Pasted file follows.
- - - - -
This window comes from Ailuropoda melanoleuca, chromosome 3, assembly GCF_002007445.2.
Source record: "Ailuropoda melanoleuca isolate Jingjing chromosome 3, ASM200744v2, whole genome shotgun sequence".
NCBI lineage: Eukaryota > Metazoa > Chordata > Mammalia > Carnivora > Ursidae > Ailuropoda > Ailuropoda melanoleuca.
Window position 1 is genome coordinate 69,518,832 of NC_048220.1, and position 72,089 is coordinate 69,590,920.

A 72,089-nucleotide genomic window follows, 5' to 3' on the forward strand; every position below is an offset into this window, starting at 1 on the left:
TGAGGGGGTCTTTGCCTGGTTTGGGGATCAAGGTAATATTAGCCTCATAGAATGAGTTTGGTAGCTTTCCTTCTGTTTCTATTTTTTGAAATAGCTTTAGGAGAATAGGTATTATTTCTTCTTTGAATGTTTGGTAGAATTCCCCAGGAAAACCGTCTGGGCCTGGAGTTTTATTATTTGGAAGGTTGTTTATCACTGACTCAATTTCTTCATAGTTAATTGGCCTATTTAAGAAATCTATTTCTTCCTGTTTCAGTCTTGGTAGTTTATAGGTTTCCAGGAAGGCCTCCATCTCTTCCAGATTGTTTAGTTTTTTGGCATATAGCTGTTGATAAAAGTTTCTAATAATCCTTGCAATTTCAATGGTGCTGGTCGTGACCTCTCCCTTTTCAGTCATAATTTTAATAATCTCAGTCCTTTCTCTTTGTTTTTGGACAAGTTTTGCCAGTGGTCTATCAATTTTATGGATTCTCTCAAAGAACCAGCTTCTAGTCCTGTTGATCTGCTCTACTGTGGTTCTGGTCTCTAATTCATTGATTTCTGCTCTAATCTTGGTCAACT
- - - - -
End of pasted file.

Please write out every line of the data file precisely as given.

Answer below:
This window comes from Ailuropoda melanoleuca, chromosome 3, assembly GCF_002007445.2.
Source record: "Ailuropoda melanoleuca isolate Jingjing chromosome 3, ASM200744v2, whole genome shotgun sequence".
NCBI lineage: Eukaryota > Metazoa > Chordata > Mammalia > Carnivora > Ursidae > Ailuropoda > Ailuropoda melanoleuca.
Window position 1 is genome coordinate 69,518,832 of NC_048220.1, and position 72,089 is coordinate 69,590,920.

A 72,089-nucleotide genomic window follows, 5' to 3' on the forward strand; every position below is an offset into this window, starting at 1 on the left:
TGAGGGGGTCTTTGCCTGGTTTGGGGATCAAGGTAATATTAGCCTCATAGAATGAGTTTGGTAGCTTTCCTTCTGTTTCTATTTTTTGAAATAGCTTTAGGAGAATAGGTATTATTTCTTCTTTGAATGTTTGGTAGAATTCCCCAGGAAAACCGTCTGGGCCTGGAGTTTTATTATTTGGAAGGTTGTTTATCACTGACTCAATTTCTTCATAGTTAATTGGCCTATTTAAGAAATCTATTTCTTCCTGTTTCAGTCTTGGTAGTTTATAGGTTTCCAGGAAGGCCTCCATCTCTTCCAGATTGTTTAGTTTTTTGGCATATAGCTGTTGATAAAAGTTTCTAATAATCCTTGCAATTTCAATGGTGCTGGTCGTGACCTCTCCCTTTTCAGTCATAATTTTAATAATCTCAGTCCTTTCTCTTTGTTTTTGGACAAGTTTTGCCAGTGGTCTATCAATTTTATGGATTCTCTCAAAGAACCAGCTTCTAGTCCTGTTGATCTGCTCTACTGTGGTTCTGGTCTCTAATTCATTGATTTCTGCTCTAATCTTGGTCAACT